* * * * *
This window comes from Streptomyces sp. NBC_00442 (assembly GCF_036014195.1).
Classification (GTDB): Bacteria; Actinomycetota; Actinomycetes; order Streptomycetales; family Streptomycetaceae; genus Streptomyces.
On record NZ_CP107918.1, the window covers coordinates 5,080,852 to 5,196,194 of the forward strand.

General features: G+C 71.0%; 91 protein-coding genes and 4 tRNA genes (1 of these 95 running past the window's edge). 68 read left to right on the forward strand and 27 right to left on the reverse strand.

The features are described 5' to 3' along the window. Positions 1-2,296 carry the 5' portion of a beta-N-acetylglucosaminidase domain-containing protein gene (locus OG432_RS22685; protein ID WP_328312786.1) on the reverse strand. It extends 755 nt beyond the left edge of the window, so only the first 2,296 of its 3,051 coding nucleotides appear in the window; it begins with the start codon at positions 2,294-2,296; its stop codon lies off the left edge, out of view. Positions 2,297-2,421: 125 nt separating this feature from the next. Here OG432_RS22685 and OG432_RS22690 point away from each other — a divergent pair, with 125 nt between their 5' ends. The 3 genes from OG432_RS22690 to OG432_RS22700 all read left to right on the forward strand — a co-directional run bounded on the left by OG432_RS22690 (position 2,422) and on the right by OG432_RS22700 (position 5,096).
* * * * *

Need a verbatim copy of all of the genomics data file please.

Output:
This window comes from Streptomyces sp. NBC_00442 (assembly GCF_036014195.1).
Classification (GTDB): Bacteria; Actinomycetota; Actinomycetes; order Streptomycetales; family Streptomycetaceae; genus Streptomyces.
On record NZ_CP107918.1, the window covers coordinates 5,080,852 to 5,196,194 of the forward strand.

General features: G+C 71.0%; 91 protein-coding genes and 4 tRNA genes (1 of these 95 running past the window's edge). 68 read left to right on the forward strand and 27 right to left on the reverse strand.

The features are described 5' to 3' along the window. Positions 1-2,296 carry the 5' portion of a beta-N-acetylglucosaminidase domain-containing protein gene (locus OG432_RS22685; protein ID WP_328312786.1) on the reverse strand. It extends 755 nt beyond the left edge of the window, so only the first 2,296 of its 3,051 coding nucleotides appear in the window; it begins with the start codon at positions 2,294-2,296; its stop codon lies off the left edge, out of view. Positions 2,297-2,421: 125 nt separating this feature from the next. Here OG432_RS22685 and OG432_RS22690 point away from each other — a divergent pair, with 125 nt between their 5' ends. The 3 genes from OG432_RS22690 to OG432_RS22700 all read left to right on the forward strand — a co-directional run bounded on the left by OG432_RS22690 (position 2,422) and on the right by OG432_RS22700 (position 5,096).